Not every country’s politicians are as in thrall to religion as in the USA.

      Support the Freedom from Religion Foundation. They are actually suing schools that foist prayer or creationism on students. They are suing councils that start with prayers. They are acting to ke…

      After living in four countries now, three of them English speaking and one non. I can tell you that religion is still pandered to in all politics. The US is just more obvious about it that’s all. It’s part of the culture there (I’ll try not to use the term ‘typically American’ here) where in other countries it’s more subdued. Make no mistake though there are many movements to get more religious people into government in every country, even those that appear more secular.

      • In reply to #14 by Nick LaRue:

        In reply to #5 by canadian_right:

        Are you describing the USA?

        Not every country’s politicians are as in thrall to religion as in the USA.

        Support the Freedom from Religion Foundation. They are actually suing schools that foist prayer or creationism on students. They are suing councils that start…

        You could not have visited Denmark. They are the model for future global government. I am not fully aware of their political voting system and it may require more accountability to the voting public, as do all political systems today but, they seem to have controlled the avarice of capitolistic corporations and promoted the health & welfare of their citizens above that of industry greed. There will always be attempts to inflict religion on humanity until we irradicate the sickness. I agree that most political systems are still heavily influenced by greedy religious capitalism, including Russia, creating unbelievable inequity of wealth and resources in global societies. That is precisely why the world is still in turmoil.

  6. As well as the ‘RELIGION – Together we can find the cure’ slogan on t-shirts in this website store I think all us grumpy non-believers should also wear t-shirts with the slogan ‘CAPITALISM – Together we can find a cure’ on alternate days of the week. The thing is the capitalistic model western society currently operates under actively promotes and encourages hedonistic self-serving behaviour in humans.

    The main problem with ‘curing’ capitalism & religion is that both ideology’s are effectively driven by the rich and powerful (interchangeable). Guess what, the rich and powerful don’t really want to change anything as they are comfortable with the way things are.

    Why would you give up your ‘castle of comfort’ to go live in ‘the forest of the unknown’? This is why you will not hear the founding members of this movement fighting as vigorously against capitalism as they do against religion, wink, or so-called religious people in positions of power fighting to abolish religion. Are all the privileged not just amoral hypocrites with their our own hidden agendas?

    My personal goal is to find employment with an enterprise that operates under the DAW banner (See http://www.democracyatwork.info/). In fact I personally think The Richard Dawkins Foundation should merge with the Democracy At Work Foundation, then we might be getting somewhere…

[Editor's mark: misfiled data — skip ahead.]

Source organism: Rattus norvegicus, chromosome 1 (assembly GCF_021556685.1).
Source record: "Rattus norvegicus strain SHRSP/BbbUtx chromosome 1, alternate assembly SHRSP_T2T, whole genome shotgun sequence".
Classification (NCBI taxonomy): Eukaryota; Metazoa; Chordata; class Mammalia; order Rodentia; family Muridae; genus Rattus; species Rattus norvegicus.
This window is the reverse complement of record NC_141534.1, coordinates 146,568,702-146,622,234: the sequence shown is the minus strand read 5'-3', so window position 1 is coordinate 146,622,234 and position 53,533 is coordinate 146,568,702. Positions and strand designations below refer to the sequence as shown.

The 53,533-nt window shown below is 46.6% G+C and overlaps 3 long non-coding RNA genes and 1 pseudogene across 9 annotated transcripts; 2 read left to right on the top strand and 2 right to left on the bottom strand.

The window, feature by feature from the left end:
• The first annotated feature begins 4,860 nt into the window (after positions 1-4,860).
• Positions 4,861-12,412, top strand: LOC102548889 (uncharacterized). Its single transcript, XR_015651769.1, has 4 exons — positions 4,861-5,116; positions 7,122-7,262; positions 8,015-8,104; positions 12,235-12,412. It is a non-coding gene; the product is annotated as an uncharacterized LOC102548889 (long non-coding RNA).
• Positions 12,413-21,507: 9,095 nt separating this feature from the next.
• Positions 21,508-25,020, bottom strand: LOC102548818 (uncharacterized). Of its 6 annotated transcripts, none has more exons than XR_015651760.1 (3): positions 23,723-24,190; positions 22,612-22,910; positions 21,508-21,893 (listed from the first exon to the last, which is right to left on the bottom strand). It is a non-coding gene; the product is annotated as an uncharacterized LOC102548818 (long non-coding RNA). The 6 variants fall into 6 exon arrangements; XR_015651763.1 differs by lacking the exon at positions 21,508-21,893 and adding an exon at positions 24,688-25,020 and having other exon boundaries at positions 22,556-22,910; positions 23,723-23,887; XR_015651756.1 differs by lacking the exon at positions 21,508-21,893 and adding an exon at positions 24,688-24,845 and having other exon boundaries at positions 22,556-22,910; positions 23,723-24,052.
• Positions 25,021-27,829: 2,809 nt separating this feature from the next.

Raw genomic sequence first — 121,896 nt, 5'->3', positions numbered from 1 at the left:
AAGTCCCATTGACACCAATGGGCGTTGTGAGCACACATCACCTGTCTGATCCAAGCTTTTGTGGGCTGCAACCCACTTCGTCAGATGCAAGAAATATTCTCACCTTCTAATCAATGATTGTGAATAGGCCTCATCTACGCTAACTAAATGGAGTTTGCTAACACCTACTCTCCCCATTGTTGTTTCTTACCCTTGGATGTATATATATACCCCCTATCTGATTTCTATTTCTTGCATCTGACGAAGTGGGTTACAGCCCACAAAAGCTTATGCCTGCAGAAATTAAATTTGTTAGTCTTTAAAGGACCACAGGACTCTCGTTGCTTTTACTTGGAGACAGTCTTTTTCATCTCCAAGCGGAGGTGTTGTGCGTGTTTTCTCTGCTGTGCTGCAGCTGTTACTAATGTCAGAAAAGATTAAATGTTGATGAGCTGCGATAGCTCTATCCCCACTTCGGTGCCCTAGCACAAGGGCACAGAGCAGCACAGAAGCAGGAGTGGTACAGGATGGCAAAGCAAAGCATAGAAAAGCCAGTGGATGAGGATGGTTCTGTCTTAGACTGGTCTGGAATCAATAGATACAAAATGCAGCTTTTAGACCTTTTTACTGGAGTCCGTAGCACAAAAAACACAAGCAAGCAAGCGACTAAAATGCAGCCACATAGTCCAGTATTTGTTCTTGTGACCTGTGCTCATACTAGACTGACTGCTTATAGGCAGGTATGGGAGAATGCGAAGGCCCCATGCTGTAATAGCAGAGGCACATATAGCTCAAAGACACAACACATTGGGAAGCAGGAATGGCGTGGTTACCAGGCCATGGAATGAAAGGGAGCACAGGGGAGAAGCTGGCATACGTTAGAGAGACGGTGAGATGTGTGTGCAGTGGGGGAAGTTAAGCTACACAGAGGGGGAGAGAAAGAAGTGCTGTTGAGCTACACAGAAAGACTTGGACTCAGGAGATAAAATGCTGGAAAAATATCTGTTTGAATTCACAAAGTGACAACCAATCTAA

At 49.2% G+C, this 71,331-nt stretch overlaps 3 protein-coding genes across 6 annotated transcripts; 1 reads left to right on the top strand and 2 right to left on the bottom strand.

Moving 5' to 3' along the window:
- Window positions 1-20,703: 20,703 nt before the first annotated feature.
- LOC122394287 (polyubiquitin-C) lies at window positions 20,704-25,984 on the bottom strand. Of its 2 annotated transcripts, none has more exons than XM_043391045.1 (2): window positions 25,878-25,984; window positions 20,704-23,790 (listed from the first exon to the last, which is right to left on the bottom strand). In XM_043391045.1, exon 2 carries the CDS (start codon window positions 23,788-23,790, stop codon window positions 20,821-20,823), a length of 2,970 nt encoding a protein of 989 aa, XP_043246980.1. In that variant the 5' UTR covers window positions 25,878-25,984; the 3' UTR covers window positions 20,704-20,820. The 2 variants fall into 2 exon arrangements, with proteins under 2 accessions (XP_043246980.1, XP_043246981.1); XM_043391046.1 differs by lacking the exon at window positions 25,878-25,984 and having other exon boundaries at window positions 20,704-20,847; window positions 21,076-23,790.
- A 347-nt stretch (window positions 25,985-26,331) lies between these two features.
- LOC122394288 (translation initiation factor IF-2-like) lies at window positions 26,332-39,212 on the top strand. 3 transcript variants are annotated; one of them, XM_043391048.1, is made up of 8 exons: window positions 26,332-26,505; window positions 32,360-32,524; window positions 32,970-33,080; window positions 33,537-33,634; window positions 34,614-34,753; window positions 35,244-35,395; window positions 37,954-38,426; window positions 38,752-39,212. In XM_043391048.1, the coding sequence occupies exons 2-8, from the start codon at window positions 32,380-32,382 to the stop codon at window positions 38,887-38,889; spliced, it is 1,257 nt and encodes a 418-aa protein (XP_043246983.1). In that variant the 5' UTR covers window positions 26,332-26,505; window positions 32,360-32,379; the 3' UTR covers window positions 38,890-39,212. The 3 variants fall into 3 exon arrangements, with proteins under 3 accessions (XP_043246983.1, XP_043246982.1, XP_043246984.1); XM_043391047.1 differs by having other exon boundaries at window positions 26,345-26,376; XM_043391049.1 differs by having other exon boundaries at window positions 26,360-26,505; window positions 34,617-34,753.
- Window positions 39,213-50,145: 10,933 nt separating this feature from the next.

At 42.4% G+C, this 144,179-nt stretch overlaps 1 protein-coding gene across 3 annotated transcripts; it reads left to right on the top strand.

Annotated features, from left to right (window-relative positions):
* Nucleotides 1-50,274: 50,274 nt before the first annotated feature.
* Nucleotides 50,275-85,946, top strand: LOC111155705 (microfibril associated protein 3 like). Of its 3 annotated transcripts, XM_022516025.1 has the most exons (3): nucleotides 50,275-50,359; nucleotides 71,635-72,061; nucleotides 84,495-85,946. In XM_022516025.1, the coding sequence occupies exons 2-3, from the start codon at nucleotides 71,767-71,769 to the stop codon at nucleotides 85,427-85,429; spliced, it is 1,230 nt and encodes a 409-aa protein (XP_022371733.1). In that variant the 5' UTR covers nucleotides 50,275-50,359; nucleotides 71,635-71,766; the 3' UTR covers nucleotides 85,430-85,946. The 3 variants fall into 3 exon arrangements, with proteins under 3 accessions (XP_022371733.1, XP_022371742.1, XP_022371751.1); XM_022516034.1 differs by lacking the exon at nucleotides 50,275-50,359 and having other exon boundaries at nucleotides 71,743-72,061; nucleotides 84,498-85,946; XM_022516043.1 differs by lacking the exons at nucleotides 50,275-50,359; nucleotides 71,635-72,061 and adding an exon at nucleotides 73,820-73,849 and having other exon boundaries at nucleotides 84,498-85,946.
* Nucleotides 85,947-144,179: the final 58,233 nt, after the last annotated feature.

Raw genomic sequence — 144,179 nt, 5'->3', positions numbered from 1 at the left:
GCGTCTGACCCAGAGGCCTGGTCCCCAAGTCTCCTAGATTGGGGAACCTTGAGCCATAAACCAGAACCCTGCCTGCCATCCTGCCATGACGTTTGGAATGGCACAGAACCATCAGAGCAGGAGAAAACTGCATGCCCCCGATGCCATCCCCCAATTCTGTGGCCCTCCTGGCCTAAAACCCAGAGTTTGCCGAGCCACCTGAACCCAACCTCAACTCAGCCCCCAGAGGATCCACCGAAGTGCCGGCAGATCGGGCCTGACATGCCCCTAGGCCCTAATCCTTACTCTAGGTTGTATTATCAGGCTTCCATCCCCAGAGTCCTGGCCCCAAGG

Signed. A grumpy agnostic atheist.

  7. As Nick LaRue so rightly points out, education is very poorly served and, as it comes top of his list and mine, it is obviously the top priority.

    If there is one thing we can still give the children and grandchildren of the West – to go with the mountains of debt we so shamelessly borrowed in their name for so long, and a global climate disaster – it is a better understanding of what is true, how to compare options and make decisions and the intellectual skills to manage their challenges and the burden of our legacy.

    The biggest single problem with education, in every country that I know of, is political interference and micro-management.

    There is no reason why we should not have political policies on education to set strategic vision and priorities – but the involvement of politicians in details like the setting of curricula, of managing examination boards, choosing text books, or implementing a pay structure that covers more than one school is illogical, divisive and costly.

    Practically: Get involved, roll up your sleeves. Get involved with the politics (in the age of the Net this is so easy) and get involved with schools. If you don’t have kids of school age, volunteer. Run a Scout Group, run an after school club, put yourself forward for election as a School Governor (Priests without kids do this all the time), if you’re in business get together with other local businesses and run an initiative for local schools.

    I’ll leave it to you to decide what you think should come first in education: Separation of school and religion, science, logic, media studies, critical thinking, the principles of democracy and law – there’s no shortage of things to be addressed.

    If you have the stomach for it, why not stand for election? Given what you said in your introduction I can see why you would not find that a very enticing prospect. But the bottom line is that politics will only improve when people of higher quality are involved in it. No doubt some bright spark will read this and point to some historical reference or other – and say: That’s so unfair, labelling today’s politicians as wholly corrupt selfish fools – filled with religion and pseudo-science. They’ve always been like that!

    But is that true?

    When it comes to politics the single biggest change that has happened, globally, in my lifetime is that politicians have got more cocky about being venal, pathetic and moronic. They have even started to pretend that they’re some kind of profession. What?!

    The upshot off all this is that, far from acting with professional detachment, they have started to act like the new aristocracy. They get chummy with publishers, broadcasters, supra-national bodies like the UN, WTO and Red Cross, and vested interests (‘career’ development don’t you know). They vote themselves pay, pensions and perks. They effectively ignore difficult decisions and pander to those pressure groups that generate ‘nice’ positive PR. All of which leads to the abandonment of principle.